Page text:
Global hunger crisis on the horizon as US, Britain, Australia, others deliberately demolish their own food production
The United States and many other countries are deliberately shutting down food production, increasing the possibility of a global hunger crisis.
In the United Kingdom, businesses and government ministers are using the inflation crisis and rocketing fuel, energy and fertilizer costs to justify the coming decrease in food production.
“Gas prices being so sky high, it’s a worrying time,” said Tony Montalbano, who grows cucumbers in a 30,000 square meter glasshouse in southeastern England. This glasshouse supplies supermarkets with cucumber, and every square meter of it is empty. He and many other cucumber farmers who rely on glasshouses to grow cucumbers are unable to operate them due to soaring energy costs.
Elsewhere in the country, other farmers have also failed to plant peppers, eggplants, tomatoes and other crops due to soaring fuel and fertilizer prices.
“All the years of us working hard to get where we are, and then one year it could just all finish,” said Montalbano.
Last year, Montalbano noted that he paid between 0.40 to 0.50 pounds ($0.49 to $0.61) per therm (British thermal units) of natural gas. This year, he was paying 2.25 pounds ($2.75) a therm after briefly hitting a record eight pounds ($9.76) a therm in late February.
Jack Ward, head of the British Growers Association, warned that operating costs have increased to the point that farmers in Britain are unable to do anything about them. What this means, he warns, is that the industry will experience a massive contraction, as many farmers will be unable to keep their operations going without enough profits. This severely threatens Britain’s food security, and is a situation that is occurring all over the globe.
Outbreak of diseases being used as excuse to cull pigs, fish, other meat sources
While countries are using increases in operating costs as excuses for future food insecurity issues, others are claiming diseases are spreading among their animal populations.
In Australia, experts are claiming that an outbreak of Japanese encephalitis has occurred in dozens of pig farms in the state of New South Wales. At least 30 piggeries have already been affected.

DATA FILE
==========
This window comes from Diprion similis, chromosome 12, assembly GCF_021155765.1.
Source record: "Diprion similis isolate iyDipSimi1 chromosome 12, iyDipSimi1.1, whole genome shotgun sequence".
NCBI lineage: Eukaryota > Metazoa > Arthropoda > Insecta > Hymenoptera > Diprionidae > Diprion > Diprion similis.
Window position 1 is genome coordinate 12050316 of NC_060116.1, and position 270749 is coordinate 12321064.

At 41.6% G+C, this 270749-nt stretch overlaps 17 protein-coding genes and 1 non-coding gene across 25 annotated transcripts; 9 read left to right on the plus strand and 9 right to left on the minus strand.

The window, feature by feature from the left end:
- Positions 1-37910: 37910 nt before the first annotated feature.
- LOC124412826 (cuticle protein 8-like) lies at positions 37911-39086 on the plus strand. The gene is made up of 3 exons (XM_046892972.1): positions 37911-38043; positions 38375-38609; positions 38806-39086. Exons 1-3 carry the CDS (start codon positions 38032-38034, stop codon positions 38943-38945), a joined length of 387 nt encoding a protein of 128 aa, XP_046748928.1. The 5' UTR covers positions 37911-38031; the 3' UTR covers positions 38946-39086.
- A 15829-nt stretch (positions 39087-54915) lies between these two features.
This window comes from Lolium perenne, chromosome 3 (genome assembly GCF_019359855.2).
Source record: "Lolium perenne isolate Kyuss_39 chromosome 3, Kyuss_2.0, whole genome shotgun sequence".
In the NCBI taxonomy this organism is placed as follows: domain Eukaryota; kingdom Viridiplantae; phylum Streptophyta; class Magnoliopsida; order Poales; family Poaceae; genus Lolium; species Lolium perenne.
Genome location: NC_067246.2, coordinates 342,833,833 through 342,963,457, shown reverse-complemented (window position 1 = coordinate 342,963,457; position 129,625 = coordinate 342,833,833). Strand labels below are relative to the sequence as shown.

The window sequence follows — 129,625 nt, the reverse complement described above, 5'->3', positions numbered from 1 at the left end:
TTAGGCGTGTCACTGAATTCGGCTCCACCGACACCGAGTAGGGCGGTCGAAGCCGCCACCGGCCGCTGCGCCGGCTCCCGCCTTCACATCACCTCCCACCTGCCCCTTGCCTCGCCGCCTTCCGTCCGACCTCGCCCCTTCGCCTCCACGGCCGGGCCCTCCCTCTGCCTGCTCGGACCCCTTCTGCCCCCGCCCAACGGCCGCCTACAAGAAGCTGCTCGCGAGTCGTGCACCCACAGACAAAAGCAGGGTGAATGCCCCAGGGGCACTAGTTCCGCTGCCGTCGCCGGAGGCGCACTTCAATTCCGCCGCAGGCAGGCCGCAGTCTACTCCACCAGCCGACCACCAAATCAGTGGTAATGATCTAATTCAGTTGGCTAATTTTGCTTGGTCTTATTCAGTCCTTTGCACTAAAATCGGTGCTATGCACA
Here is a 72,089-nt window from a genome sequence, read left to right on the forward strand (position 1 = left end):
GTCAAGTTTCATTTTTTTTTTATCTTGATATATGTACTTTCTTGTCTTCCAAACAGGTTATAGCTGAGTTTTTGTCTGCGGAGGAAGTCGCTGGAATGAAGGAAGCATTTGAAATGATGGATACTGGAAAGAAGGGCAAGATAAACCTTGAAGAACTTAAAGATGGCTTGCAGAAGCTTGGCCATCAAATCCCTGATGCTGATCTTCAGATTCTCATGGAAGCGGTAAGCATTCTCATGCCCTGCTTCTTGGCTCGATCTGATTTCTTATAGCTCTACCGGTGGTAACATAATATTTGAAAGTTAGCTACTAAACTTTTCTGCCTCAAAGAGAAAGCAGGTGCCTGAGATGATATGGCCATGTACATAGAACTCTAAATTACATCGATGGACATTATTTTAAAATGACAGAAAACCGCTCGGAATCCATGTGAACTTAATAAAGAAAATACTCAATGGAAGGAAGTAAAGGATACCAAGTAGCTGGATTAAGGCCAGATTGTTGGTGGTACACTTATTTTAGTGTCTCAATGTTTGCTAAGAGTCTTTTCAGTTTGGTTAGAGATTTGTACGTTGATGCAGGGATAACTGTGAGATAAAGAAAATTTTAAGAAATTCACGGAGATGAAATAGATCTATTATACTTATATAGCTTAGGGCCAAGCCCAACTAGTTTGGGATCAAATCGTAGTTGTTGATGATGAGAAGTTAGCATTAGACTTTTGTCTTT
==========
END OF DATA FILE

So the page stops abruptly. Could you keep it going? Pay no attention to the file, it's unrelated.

Chief Veterinary Officer Sarah Britton said this outbreak has had huge impacts on pork production, and some sites have even experienced production drops of between 60 to 80 percent.
In the U.S. the California Department of Fish and Wildlife (CDFW) has declared a bacterial outbreak in at least two hatcheries. Both of these facilities – Black Rock Hatchery and Fish Springs Hatchery – experienced similar bacterial outbreaks in 2020, leading to the culling of approximately 3.2 million fish.
While the CDFW claimed that it is working with both hatcheries to prevent a similar massive euthanasia of fish stocks to occur, hundreds of thousands of fish are still expected to be culled. In Black Rock hatchery alone, some 120,000 trout may be eliminated after the raceways that hold them test positive for the bacteria. At Fish Springs Hatchery, some 550,000 trout have been affected and will similarly be culled to stop the spread of the so-called disease.
Perhaps more devastating to the American food supply is the so-called bird flu currently wreaking havoc on American poultry. One egg factory in Iowa alone slaughtered over 5.3 million chickens. Similar cullings have occurred on chicken and turkey farms in 28 other states, leading to more than 22 million birds killed in failed attempts to contain the outbreak.